Tuesday, December 12, 2017


I came up just in time to hear Kevin saying, “...and people would go inside this box and use that phone in there to call people...”
I posted a picture just like this last year; ‘zact same coats and everything, and I remember my sister saying how young we looked. I’m hoping she’ll make some similar comment this year; it will balance out Mama’s frank comment that we looked so tired in our official family picture this year. 

And once again, KE doesn’t want to be rushed. “You go ahead, Mom. I’ll just stay here and watch the tram.”

Look at those wires.

OpenAir Museum II

KE found a leaf pile. 

And we found a forge. The blacksmith was making a tool for cutting shingles, I think. It was a slightly curved blade with a wooden handle at each end. 
The blacksmith seemed so comfortable with his role. Usually you don’t see this kind of competent contentment in someone so young. 

When it was time to go, KE decided to stay and watch. 
“There’s fire in here, Mom.”

Look at those flames.

Monday, December 11, 2017

Openlucht Museum

On the tram. We rode all the way around the village first, to get it out of our system, and then started through the village backwards; farm first. Sometimes the be-moustached conductor acts as a tour guide and gives you some village history. Today he told us that way back in 1912, when this museum opened, a photographer accidentally set fire to one of the barns while taking a photograph. “By the end of opening day,” he continued, “instead of five farms, we had four.”
How awkward for the photographer!

Enormous pigs. Like many good parents, Kevin always tries to make sure the children get all possible educational benefits available in each place we visit, so we went over what pigs are good for, namely, bacon. 

“Why work when the wind will do it for you?” Said the man in the windmill, switching to English so the children could understand. 

The bakery fairly pulled us in, with a fire blazing a welcome in the big open oven. We had a fresh apple turnover and bokkepotjes; not as good as Papa’s  potjes of course. It was hard to leave that building!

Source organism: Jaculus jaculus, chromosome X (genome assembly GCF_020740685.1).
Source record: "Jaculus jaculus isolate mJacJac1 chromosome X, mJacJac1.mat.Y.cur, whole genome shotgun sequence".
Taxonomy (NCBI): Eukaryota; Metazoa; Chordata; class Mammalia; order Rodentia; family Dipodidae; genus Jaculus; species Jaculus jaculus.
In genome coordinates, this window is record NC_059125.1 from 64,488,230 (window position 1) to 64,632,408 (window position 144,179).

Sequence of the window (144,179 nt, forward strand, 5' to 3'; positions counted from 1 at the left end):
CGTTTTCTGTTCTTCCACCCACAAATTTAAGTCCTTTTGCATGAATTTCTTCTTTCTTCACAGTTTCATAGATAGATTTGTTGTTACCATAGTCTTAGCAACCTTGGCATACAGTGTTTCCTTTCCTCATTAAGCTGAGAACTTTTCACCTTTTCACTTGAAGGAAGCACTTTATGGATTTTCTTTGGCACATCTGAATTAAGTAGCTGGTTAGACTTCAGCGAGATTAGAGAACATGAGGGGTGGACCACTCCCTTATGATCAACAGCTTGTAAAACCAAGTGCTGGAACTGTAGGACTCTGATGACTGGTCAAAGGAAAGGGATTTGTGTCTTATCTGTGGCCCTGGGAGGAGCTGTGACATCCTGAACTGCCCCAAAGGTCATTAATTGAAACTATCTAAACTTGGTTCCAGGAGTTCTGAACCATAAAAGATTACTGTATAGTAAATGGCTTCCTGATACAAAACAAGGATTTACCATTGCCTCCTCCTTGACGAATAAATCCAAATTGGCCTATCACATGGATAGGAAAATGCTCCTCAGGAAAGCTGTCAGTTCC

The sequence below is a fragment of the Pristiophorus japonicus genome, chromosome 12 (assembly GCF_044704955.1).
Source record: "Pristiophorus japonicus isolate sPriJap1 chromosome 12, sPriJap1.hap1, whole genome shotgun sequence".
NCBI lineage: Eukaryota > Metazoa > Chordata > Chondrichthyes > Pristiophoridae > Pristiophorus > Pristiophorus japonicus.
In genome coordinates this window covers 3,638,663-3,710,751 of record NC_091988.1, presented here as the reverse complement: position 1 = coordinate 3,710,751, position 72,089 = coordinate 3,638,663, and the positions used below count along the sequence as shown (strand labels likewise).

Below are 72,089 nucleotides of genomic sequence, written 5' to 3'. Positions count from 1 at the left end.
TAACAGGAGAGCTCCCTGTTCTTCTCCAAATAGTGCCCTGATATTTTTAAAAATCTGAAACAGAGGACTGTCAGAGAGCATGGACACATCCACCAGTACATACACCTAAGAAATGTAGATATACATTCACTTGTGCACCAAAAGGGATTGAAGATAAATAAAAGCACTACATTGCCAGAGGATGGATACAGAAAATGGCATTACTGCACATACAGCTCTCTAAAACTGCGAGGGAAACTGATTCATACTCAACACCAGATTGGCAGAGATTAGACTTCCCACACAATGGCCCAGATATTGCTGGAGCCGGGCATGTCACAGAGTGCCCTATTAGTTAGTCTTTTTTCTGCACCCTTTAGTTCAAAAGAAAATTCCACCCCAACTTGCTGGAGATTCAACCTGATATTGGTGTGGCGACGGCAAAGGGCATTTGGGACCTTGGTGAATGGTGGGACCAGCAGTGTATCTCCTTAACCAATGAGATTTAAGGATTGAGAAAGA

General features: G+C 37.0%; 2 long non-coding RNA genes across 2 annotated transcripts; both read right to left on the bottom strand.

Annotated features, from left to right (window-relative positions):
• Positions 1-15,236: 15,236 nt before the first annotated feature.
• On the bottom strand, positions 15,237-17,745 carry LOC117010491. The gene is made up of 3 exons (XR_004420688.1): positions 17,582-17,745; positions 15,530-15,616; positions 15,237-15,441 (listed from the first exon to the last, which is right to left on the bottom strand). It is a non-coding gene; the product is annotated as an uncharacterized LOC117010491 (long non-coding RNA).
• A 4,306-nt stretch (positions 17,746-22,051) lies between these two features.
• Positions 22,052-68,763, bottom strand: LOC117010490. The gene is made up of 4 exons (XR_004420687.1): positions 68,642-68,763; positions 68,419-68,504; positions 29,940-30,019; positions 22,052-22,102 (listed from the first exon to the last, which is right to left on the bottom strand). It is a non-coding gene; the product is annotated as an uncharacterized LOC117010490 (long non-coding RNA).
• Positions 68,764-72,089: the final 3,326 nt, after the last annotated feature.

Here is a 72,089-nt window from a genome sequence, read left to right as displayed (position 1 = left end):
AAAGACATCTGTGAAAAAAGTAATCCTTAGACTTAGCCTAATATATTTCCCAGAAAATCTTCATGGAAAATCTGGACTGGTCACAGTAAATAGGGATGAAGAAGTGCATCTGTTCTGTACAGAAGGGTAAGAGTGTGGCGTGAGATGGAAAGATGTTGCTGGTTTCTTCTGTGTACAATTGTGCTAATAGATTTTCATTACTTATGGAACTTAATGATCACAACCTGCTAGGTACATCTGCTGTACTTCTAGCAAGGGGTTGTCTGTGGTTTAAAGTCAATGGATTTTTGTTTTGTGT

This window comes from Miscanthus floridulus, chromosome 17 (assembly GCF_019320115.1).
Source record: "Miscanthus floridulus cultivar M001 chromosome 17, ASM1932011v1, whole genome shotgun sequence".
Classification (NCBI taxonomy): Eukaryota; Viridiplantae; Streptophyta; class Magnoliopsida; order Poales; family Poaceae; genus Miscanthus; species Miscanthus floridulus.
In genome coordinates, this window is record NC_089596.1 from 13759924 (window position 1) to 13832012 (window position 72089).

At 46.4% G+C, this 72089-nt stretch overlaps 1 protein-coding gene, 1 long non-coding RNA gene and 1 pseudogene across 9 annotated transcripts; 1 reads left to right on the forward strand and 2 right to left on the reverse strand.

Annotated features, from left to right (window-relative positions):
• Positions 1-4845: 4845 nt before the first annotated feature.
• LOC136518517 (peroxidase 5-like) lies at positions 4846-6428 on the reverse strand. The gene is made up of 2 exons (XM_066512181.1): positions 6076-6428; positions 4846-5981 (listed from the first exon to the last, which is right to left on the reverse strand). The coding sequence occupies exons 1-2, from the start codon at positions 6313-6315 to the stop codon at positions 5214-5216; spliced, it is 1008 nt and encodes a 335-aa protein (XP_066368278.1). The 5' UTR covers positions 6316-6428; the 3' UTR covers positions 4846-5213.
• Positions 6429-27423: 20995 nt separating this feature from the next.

A few more pictures from Het Loo

On the way.

Colouring in the stables.

Would you trust this little man with your palace furniture? 

Saturday, December 9, 2017

Looking Ahead

On our way home from the Palace, we stopped to pray in Utrecht. There, we were surprised and happy to find someone who knew the minister from our church at home. If I was Cornelia from the Anne books, I would say he is of the race that knows Joseph. 
The children are smiling so well because they are proud to have found purple in the church, and they know its meaning - the colour of royalty; to remind us of the coming of our King.

Friday, December 8, 2017

Outside Het Loo

We walked almost to the end of the formal gardens. KE lowered himself into a fountain (dry for the winter, happily), and walked along it to the end.
When Napoleon made his brother king of this place, many years ago, he ripped out the formal gardens, preferring a more natural woodland look.  Today the formal look has been restored, and it is certainly impressive. I’m conflicted in my thoughts about this. I don’t want to identify with the french revolutionaries, but I do like my gardens with a little more mystery and privacy; with curving pathways that lead to unexpected meadows, and wild tangles of roses bordered by orderly shrubbery.
A sign near the 84-horse stables said that, in order to maintain their status, royalty must always observe protocol. I think that this has never been more true than today, as many people now have the opportunity to be as wealthy and powerful as kings and queens, and class and caste have been discarded in favour of democracy. Maybe the only difference between Mr Jones and His Royal Highness would be the liveried guards, the crown, and the protocols.

 We didn’t get to see the boathouse, but I read that there were two pools in the stream; an upper and a lower. The royalty swam in the upper pool. 

Palais Het Loo

We found Juliana’s room, so we took a picture for Aunt Juli. The girls’ enthusiasm waned when they found out we wouldn’t be seeing any real live princesses. Holland does have three, but they don’t live here. 
O liked this bear rug.
A cake shaped like a swan.

Inside the palace, it was dimly lit and opulent. There were a lot of things that really shouldn’t be touched, and guides everywhere to watch your children almost touch things. 
It was better outside.